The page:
Photometry from Voyager 2: Initial Results from the Neptunian Atmosphere, Satellites, and Rings

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Science  15 Dec 1989:
Vol. 246, Issue 4936, pp. 1450-1454
DOI: 10.1126/science.246.4936.1450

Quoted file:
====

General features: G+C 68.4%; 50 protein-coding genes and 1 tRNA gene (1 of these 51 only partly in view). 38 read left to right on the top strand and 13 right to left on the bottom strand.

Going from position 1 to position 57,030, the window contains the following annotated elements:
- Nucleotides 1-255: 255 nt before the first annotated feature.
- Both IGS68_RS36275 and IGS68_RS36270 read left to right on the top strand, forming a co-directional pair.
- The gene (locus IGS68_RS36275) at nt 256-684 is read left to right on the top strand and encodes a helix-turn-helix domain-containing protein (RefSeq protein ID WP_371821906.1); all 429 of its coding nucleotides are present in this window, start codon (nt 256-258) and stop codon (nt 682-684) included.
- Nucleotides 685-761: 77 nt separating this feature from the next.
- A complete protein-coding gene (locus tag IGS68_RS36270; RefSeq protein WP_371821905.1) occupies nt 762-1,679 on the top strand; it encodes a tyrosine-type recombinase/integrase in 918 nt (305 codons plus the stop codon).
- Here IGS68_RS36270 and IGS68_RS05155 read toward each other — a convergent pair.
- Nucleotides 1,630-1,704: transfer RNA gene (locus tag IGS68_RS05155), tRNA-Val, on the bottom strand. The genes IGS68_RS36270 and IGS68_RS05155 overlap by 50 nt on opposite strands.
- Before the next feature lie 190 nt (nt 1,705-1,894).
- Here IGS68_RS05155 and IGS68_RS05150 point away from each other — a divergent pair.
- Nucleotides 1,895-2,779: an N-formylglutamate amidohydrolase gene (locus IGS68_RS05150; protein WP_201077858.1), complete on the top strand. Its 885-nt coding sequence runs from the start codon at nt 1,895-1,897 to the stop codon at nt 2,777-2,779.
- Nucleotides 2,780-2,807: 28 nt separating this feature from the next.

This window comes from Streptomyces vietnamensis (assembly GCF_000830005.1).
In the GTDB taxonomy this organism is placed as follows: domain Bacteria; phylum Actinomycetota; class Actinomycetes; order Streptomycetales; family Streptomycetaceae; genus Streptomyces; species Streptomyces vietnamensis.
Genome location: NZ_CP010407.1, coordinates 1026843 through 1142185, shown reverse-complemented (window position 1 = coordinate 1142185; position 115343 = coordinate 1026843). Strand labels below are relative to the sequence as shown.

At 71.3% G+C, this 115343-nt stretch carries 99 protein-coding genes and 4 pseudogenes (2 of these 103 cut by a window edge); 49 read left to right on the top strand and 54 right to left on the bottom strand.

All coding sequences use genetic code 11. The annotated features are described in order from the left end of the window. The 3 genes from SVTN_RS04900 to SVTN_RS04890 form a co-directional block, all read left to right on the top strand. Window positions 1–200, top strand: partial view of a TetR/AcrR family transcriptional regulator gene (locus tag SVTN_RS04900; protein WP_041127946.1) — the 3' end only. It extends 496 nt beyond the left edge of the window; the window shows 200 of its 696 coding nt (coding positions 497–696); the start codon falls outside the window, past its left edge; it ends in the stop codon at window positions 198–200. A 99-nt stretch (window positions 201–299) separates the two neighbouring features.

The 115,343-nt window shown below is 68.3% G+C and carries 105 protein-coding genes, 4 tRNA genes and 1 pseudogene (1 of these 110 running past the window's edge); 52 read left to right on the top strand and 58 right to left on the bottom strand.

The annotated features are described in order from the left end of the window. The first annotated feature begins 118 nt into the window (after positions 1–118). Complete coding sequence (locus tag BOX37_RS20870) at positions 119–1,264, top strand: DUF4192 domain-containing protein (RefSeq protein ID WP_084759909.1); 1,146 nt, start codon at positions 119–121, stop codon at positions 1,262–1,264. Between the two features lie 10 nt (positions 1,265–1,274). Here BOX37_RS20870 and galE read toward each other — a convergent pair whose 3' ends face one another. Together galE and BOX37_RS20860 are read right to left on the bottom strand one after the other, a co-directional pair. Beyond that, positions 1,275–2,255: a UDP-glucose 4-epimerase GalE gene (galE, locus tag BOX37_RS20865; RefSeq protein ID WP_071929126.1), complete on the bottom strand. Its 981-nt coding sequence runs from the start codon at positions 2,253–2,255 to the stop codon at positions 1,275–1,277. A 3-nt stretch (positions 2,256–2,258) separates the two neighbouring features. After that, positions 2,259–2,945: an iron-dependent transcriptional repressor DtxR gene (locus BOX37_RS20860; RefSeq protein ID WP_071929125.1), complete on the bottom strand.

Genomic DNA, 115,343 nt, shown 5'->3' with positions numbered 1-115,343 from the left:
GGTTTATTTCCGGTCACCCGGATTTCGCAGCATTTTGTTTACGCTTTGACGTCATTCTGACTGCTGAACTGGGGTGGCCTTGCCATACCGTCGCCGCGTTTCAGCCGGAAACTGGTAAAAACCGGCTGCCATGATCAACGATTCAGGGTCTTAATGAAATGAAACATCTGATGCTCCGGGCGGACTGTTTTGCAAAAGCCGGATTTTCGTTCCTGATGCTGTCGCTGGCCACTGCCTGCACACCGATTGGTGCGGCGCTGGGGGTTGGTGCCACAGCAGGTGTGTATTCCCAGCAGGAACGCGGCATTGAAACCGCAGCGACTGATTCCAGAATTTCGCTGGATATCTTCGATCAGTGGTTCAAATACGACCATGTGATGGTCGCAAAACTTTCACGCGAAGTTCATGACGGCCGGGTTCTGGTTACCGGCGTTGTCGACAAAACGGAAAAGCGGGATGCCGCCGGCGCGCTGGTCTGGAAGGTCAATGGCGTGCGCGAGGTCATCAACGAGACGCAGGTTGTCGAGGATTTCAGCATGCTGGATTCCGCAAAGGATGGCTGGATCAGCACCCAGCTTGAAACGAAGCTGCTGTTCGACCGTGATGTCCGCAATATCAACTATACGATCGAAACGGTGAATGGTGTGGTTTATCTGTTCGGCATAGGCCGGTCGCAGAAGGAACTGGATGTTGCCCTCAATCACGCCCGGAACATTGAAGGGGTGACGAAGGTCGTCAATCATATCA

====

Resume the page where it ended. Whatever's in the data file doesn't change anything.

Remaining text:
The Voyager photopolarimeter successfully accomplished its objectives for the Neptune encounter, performing measurements on the planet, several of its satellites, and its ring system. A photometric map of Neptune at 0.26 micrometer (µm) shows the planet to be bland, with no obvious contrast features. No polar haze was observed. At 0.75 µm, contrast features are observed, with the Great Dark Spot appearing as a low-albedo region and the bright companion as being substantially brighter than its surroundings, implying it to be at a higher altitude than the Great Dark Spot. Triton's linear phase coefficients of 0.011 magnitudes per degree at 0.26 µm and 0.013 magnitudes per degree at 0.75 µm are consistent with a solid-surface object possessing high reflectivity. Preliminary geometric albedos for Triton, Nereid, and 1989N2 were obtained at 0.26 and 0.75 µm. Triton's rotational phase curve shows evidence of two major compositional units on its surface. A single stellar occultation of the Neptune ring system elucidated an internal structure in 1989N1R, in the ∼50-kilometer region of modest optical depth. 1989N2R may have been detected. The deficiency of material in the Neptune ring system, when compared to Uranus', may imply the lack of a "recent" moon-shattering event.

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